by Paul Niquette
Copyright ©1996 Resource Books All rights reserved.

restitution n. 

  1. The act of restoring to the rightful owner something that has been taken away, lost, or surrendered. 
  2. The act of making good or compensating for loss, damage, or injury;  indemnification; reparation. 
  3. A return to or restoration of a previous state or position.
Drop a ball onto a fixed surface from some given height.  It rebounds part way back up.  Never quite all the way, of course.  How high is determined by a joint property of the surface and the materials out of which the ball is made.  Physicists call that property the "coefficient of restitution."  Numerically, it ranges between zero, for putty-like stuff, and almost one, for a ball made from the super-substances your kids bring home from the shopping mall.
A coefficient of restitution equal to one is physically impossible.  Such a ball would bounce forever.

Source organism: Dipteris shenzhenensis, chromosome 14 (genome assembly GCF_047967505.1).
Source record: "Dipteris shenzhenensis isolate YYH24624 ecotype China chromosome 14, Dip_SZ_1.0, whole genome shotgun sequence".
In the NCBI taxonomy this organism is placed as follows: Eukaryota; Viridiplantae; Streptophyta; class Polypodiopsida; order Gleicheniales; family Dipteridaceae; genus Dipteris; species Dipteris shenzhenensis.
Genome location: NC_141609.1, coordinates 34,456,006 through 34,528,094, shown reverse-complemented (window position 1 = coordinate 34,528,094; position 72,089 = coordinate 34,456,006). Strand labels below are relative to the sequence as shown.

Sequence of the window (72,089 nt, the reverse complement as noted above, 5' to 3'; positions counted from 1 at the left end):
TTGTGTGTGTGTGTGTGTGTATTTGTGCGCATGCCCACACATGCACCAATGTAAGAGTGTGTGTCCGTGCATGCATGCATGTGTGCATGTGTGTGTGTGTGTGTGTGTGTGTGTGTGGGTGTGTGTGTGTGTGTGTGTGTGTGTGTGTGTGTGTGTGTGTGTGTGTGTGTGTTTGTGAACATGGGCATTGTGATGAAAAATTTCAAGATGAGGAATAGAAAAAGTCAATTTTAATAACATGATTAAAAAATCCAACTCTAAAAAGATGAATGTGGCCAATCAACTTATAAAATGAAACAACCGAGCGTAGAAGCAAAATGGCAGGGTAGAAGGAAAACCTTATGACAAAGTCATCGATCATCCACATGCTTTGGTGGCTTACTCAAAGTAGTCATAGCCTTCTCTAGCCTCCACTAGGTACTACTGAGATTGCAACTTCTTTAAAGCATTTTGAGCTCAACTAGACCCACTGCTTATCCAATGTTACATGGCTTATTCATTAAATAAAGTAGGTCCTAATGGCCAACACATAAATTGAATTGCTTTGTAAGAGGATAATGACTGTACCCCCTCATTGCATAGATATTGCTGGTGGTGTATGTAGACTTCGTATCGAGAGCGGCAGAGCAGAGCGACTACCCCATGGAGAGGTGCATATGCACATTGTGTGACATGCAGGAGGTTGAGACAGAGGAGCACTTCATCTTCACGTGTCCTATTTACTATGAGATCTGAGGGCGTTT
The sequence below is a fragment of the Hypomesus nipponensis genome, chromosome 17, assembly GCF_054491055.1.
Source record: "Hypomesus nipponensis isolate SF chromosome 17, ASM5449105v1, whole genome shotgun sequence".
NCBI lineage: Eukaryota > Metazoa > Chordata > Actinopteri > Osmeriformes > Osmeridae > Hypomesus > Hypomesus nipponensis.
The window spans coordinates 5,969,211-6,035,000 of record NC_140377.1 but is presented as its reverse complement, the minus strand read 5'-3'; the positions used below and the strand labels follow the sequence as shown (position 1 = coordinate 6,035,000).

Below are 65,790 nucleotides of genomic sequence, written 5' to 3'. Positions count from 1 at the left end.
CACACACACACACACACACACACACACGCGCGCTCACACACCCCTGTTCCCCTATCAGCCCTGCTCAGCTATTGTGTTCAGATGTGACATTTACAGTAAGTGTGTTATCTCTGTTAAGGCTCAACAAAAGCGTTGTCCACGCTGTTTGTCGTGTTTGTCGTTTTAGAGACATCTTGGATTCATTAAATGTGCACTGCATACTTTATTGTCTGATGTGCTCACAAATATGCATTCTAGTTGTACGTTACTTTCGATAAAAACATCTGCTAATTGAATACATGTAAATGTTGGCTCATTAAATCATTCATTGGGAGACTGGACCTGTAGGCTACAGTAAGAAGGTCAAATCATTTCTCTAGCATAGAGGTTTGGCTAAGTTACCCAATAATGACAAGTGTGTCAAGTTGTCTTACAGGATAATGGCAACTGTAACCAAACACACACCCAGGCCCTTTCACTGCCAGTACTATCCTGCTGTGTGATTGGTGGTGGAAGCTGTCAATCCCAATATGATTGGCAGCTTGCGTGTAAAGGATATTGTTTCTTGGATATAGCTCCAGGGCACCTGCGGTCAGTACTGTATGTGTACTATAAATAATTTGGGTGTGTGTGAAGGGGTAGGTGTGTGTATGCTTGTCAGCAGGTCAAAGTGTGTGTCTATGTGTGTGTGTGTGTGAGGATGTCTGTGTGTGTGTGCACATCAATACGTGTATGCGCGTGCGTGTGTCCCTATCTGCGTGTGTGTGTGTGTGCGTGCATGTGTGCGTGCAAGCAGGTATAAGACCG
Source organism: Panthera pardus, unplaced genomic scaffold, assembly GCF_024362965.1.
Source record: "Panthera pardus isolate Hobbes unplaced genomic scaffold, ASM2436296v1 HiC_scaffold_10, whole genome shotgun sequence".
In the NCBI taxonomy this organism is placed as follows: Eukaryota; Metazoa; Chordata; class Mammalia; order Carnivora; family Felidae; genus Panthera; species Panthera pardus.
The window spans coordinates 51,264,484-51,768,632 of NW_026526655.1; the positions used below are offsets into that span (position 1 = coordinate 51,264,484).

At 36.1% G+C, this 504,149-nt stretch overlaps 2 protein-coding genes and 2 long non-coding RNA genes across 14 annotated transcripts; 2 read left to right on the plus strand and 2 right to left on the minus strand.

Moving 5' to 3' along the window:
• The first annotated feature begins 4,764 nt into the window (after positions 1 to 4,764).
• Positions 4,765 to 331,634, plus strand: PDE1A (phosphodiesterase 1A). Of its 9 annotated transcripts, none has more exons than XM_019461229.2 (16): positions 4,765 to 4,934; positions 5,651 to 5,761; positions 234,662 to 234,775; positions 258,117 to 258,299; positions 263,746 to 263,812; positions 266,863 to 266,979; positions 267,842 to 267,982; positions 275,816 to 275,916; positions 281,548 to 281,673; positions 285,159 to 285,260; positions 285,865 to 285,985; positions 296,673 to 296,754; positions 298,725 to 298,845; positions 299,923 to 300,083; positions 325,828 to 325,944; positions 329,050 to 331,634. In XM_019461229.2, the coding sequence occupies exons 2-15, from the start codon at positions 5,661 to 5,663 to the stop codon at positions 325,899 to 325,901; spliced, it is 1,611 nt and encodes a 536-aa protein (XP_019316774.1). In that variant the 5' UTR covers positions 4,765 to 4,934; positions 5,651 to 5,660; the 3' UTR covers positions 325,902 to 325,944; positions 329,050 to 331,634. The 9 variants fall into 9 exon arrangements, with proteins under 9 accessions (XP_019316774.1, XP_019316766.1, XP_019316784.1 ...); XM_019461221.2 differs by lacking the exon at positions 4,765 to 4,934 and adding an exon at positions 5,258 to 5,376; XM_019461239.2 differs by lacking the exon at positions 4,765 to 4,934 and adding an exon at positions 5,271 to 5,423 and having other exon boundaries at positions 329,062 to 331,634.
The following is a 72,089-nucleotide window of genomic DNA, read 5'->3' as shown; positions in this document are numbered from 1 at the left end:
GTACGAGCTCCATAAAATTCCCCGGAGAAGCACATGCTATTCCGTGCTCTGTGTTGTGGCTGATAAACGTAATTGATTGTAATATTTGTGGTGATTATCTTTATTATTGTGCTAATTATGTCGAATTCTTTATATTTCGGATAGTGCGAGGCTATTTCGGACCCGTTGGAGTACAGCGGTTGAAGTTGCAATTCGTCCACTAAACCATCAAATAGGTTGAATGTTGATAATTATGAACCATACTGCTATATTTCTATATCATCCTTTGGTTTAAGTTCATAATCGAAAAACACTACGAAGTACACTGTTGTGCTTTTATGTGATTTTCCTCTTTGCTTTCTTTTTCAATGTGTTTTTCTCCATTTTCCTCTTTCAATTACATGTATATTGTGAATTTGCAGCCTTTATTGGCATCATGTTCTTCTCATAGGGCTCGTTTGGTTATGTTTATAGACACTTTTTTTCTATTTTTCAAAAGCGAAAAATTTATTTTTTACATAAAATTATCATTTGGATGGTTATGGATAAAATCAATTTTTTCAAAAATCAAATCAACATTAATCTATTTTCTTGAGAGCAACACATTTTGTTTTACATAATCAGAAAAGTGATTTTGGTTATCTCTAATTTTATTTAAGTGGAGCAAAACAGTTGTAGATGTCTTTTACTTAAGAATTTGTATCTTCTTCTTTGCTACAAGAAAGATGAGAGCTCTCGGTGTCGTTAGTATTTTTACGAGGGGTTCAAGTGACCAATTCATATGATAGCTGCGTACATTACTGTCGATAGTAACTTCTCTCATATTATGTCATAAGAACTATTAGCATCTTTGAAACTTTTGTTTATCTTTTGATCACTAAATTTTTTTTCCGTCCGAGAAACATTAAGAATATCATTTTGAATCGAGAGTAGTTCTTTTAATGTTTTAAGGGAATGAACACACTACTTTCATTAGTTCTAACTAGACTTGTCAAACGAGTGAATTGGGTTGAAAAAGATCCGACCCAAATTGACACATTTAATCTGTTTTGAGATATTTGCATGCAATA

Something similar may be said for other forms of restitution.  Call it hysteresis: The pathway backward is never exactly the same as the pathway forward.  You find hysteresis in all realms of nature and human affairs.  It's reality time: restitution does not occur.  Nothing can ever be fully restored to some "previous state."

Consider any case you choose: a loss or an injury -- followed by what would be commonly called "restitution."  Wouldn't you always prefer not to have suffered the loss or the injury than to have the restitution?  If so, restitution is not capable of restoring you to a "previous state."

When a crime is involved, the concept of restitution is outright misleading.  Not being robbed/raped is certainly preferable to having the robber/rapist locked up.  Incarceration, whatever its merits -- in punishment, deterrence, even revenge -- cannot "make good" or fully compensate a victim.

Strictly speaking, convicts repay debts neither to their victims nor to society.
Give them a "clean slate" if you want to, but I'll not call it "restitution."

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